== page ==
If they were doing something they didn’t want you to see, they could turn it off?

Yes.

So in scenes like the incident in the ditch, they didn’t turn it off? Maybe they didn’t think of it — they were a little distracted at the time.



They were probably a little busy, yeah. But that’s also after three months of shooting in Afghanistan. They were deployed in February and that incident [at the ditch] happened in June. Our presence in the camp had become quite normalized. By that time, they were filming as much as they could with the helmet cameras and sharing that material with each other. I think they loved the fact that we equipped four of them with helmet cameras because it allowed them to get some great “tourist shots” of themselves in the war zone.

When you’re filming during a firefight, is there any protocol for where you can and can’t go? Is there a soldier assigned to protect you or anything like that?

Not at all. If that had been the case, I don’t think we could have done the film. All of our preparation was to find out if it was possible to do this type of filming without getting in the way and without the soldiers feeling that we were like chains around their ankles. And once that was clear, and once the soldiers saw that we were able to take care of ourselves and do the right thing on the battlefield, it was pretty easy to film combat situations.

I’ve read about the reaction the film garnered nationally in Denmark. What was the reaction of the actual subjects?

I always show my films to the people in the film before their release. And with “Armadillo,” I did the same thing. [laughs] I wish it had been one of those films where you didn’t have to because it was a very, very tough and emotional and difficult situation. The film severely challenges their self-perception and it obviously puts an incident out in the open that calls into question whether they committed war crimes. So their immediate reaction was: “You’re a traitor! We thought you were one of us. How do you expect us to live with this film? We might be sent to jail. People are going to be spitting on us in the street.” That was very difficult to handle.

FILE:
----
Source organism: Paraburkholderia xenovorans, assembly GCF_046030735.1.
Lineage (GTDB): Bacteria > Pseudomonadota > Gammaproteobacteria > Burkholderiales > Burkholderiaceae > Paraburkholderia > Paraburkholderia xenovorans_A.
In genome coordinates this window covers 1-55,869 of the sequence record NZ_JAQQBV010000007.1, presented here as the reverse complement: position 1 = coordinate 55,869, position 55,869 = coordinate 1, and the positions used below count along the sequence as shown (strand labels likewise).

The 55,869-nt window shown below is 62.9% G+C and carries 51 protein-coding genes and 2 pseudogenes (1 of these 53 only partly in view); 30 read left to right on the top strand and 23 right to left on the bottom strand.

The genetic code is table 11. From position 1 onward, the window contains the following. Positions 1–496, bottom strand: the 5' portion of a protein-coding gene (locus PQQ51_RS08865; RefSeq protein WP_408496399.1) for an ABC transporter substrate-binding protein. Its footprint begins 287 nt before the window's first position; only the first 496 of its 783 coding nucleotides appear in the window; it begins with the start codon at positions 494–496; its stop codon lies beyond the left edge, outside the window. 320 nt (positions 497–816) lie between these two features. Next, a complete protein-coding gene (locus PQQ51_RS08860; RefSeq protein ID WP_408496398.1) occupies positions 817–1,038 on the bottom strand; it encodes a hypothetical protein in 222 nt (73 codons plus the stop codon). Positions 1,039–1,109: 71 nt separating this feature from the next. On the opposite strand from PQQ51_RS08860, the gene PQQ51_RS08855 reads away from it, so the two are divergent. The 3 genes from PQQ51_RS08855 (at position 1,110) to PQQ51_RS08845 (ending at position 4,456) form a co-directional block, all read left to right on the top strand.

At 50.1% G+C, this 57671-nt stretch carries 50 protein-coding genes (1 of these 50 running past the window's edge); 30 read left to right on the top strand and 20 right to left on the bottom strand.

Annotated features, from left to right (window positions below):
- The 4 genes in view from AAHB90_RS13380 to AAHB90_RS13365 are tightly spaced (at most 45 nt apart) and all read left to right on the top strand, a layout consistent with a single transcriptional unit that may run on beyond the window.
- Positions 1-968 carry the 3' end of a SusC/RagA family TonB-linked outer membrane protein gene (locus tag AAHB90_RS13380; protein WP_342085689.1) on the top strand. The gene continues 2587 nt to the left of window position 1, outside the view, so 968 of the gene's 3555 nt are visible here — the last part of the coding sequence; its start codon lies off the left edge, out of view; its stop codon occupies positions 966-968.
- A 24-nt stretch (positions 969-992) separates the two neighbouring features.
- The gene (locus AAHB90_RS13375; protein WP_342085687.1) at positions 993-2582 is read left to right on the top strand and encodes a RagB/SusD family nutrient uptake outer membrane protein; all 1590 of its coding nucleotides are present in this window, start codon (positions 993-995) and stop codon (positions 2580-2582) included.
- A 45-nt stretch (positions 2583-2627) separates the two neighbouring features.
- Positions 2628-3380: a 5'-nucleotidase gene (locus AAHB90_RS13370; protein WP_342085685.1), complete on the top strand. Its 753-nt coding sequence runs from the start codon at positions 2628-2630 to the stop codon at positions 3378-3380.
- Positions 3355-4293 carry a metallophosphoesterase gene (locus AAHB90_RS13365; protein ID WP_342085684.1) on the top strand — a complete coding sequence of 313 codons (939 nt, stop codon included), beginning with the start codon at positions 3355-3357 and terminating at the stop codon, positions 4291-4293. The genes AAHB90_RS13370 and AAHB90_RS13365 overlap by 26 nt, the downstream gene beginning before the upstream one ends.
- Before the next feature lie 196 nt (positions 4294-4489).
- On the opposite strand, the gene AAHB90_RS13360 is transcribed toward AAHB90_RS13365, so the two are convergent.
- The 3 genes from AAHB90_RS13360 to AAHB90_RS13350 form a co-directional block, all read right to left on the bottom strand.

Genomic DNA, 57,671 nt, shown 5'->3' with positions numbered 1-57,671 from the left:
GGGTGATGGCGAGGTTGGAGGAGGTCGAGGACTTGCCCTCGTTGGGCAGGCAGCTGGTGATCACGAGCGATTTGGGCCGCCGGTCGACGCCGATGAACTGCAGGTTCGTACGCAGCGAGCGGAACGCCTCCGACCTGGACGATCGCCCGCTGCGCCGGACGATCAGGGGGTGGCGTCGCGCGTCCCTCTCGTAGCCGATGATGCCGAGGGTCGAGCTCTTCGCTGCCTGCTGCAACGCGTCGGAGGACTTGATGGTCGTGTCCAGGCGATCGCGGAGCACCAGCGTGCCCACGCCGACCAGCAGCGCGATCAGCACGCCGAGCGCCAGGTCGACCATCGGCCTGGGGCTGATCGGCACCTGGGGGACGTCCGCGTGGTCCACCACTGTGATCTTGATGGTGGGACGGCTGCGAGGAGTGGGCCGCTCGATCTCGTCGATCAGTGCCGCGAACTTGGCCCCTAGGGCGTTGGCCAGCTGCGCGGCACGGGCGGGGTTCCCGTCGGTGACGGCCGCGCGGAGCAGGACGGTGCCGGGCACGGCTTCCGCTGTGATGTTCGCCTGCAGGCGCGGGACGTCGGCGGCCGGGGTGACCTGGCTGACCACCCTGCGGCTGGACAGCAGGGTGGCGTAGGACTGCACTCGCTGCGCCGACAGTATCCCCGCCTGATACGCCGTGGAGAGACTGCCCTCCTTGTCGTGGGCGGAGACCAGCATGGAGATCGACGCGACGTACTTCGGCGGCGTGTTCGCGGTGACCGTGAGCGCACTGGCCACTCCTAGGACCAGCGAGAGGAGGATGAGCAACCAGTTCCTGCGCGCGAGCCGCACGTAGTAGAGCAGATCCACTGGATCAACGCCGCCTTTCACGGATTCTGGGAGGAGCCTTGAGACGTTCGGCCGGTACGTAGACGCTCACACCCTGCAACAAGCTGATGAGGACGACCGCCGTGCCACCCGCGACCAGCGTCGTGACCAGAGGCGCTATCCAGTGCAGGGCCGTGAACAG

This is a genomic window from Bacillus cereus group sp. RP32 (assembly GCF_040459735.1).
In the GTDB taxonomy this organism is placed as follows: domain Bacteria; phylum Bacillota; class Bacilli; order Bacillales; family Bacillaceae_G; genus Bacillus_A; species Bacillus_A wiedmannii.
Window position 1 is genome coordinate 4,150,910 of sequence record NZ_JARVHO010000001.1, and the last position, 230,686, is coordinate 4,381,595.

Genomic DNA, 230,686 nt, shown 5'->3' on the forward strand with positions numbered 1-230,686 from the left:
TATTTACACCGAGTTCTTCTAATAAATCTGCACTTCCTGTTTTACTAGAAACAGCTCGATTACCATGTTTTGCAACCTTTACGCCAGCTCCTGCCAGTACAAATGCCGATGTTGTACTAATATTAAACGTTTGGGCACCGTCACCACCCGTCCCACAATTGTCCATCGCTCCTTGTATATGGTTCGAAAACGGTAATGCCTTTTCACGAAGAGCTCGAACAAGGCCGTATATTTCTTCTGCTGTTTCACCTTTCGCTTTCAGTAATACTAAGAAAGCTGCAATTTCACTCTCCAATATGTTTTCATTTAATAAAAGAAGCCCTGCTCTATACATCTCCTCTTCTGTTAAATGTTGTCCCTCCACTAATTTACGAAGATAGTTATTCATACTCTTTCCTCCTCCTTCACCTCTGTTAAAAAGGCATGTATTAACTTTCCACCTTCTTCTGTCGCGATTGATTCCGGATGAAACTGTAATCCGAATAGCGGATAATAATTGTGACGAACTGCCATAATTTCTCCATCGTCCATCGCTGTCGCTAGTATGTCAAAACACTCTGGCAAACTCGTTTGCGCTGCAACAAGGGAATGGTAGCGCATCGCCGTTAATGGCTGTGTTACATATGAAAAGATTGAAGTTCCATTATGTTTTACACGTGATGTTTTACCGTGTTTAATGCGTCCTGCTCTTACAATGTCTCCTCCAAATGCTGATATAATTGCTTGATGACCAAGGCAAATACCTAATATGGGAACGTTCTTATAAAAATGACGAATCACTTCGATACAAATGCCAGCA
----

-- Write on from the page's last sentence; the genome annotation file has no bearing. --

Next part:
I happen to think that the film is quite nuanced. I don’t think that the film really passes judgment on the soldiers. It represents the ambiguity of those real events. With time the soldiers realized they weren’t getting persecuted because of this incident. There’s no official document that says what they did in the film is an incident of war crimes even though it might have been. So a lot of them have calmed down. I’m in contact with most of them today and they’ve changed their perception about the film. I’m sad to say it hasn’t changed their perception of going to war though. They’re still keen to go back to Afghanistan; some of them are in Afghanistan now.

Is the army in Denmark entirely volunteer?

There’s a draft, then after four months people can sign up for a mission that’s voluntary. If you do sign up, you do another eight months of training, followed by a six months deployment. And then you can enroll for a contract with the army. So everyone that’s in Afghanistan has volunteered to be there.

After the incident in the ditch, we see the soldiers rationalizing what they did. They say something to the effect of “Outsiders won’t understand. You have to be here to understand.” And at that moment I realized that was the whole point of your film: to give outsiders a taste of what it is like to be there so that we can determine whether their actions were justified or not the same way a soldier would. Was that in your mind as you were cutting the film?

Definitely. And I don’t think it’s a one-sided, either/or answer. Being on the “inside” entails a gradual brutalization of the mind so that by the end, all you can see is the inside. And then it becomes an us and them thing. “We” — the soldiers — “know what it mean to be in war. We’re the only ones who can legitimately talk about this, talk about right and wrong in these kinds of situations.” But they’ve sailed up the river; they’ve lost themselves to the savagery of the place.

Obviously you’re not shooting a gun, you’re not fighting, but as you’re filming, you’re getting shot at just as much as if you did have a gun. Did you ever have an urge to defend yourself?

I didn’t feel compelled at any point to grab a gun. I was always thinking, “Fuck, when is this going to stop? I want to go home!”